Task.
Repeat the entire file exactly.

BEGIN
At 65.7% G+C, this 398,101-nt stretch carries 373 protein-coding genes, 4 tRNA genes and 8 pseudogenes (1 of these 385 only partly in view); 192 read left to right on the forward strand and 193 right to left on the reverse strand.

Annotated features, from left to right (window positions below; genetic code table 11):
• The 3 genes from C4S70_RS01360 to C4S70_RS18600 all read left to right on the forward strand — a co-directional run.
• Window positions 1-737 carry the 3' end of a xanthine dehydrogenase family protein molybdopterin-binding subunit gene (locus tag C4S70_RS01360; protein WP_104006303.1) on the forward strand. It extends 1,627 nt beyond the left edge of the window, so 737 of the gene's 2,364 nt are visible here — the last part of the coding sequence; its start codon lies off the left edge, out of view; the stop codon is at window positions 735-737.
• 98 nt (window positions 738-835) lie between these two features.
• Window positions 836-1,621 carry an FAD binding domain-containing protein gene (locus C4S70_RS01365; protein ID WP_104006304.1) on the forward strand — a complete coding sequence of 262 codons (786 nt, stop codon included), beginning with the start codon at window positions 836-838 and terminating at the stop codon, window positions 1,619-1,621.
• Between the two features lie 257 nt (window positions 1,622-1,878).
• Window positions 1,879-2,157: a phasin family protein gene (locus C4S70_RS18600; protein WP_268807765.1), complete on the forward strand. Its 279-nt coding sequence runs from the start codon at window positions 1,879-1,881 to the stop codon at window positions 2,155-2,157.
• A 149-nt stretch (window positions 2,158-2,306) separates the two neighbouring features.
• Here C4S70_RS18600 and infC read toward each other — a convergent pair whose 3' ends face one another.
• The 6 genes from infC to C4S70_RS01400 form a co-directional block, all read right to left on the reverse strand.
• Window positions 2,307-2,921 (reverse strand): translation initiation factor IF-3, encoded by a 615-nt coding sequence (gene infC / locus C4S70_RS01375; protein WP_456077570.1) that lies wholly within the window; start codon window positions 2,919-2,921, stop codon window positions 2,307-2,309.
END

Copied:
At 65.7% G+C, this 398,101-nt stretch carries 373 protein-coding genes, 4 tRNA genes and 8 pseudogenes (1 of these 385 only partly in view); 192 read left to right on the forward strand and 193 right to left on the reverse strand.

Annotated features, from left to right (window positions below; genetic code table 11):
• The 3 genes from C4S70_RS01360 to C4S70_RS18600 all read left to right on the forward strand — a co-directional run.
• Window positions 1-737 carry the 3' end of a xanthine dehydrogenase family protein molybdopterin-binding subunit gene (locus tag C4S70_RS01360; protein WP_104006303.1) on the forward strand. It extends 1,627 nt beyond the left edge of the window, so 737 of the gene's 2,364 nt are visible here — the last part of the coding sequence; its start codon lies off the left edge, out of view; the stop codon is at window positions 735-737.
• 98 nt (window positions 738-835) lie between these two features.
• Window positions 836-1,621 carry an FAD binding domain-containing protein gene (locus C4S70_RS01365; protein ID WP_104006304.1) on the forward strand — a complete coding sequence of 262 codons (786 nt, stop codon included), beginning with the start codon at window positions 836-838 and terminating at the stop codon, window positions 1,619-1,621.
• Between the two features lie 257 nt (window positions 1,622-1,878).
• Window positions 1,879-2,157: a phasin family protein gene (locus C4S70_RS18600; protein WP_268807765.1), complete on the forward strand. Its 279-nt coding sequence runs from the start codon at window positions 1,879-1,881 to the stop codon at window positions 2,155-2,157.
• A 149-nt stretch (window positions 2,158-2,306) separates the two neighbouring features.
• Here C4S70_RS18600 and infC read toward each other — a convergent pair whose 3' ends face one another.
• The 6 genes from infC to C4S70_RS01400 form a co-directional block, all read right to left on the reverse strand.
• Window positions 2,307-2,921 (reverse strand): translation initiation factor IF-3, encoded by a 615-nt coding sequence (gene infC / locus C4S70_RS01375; protein WP_456077570.1) that lies wholly within the window; start codon window positions 2,919-2,921, stop codon window positions 2,307-2,309.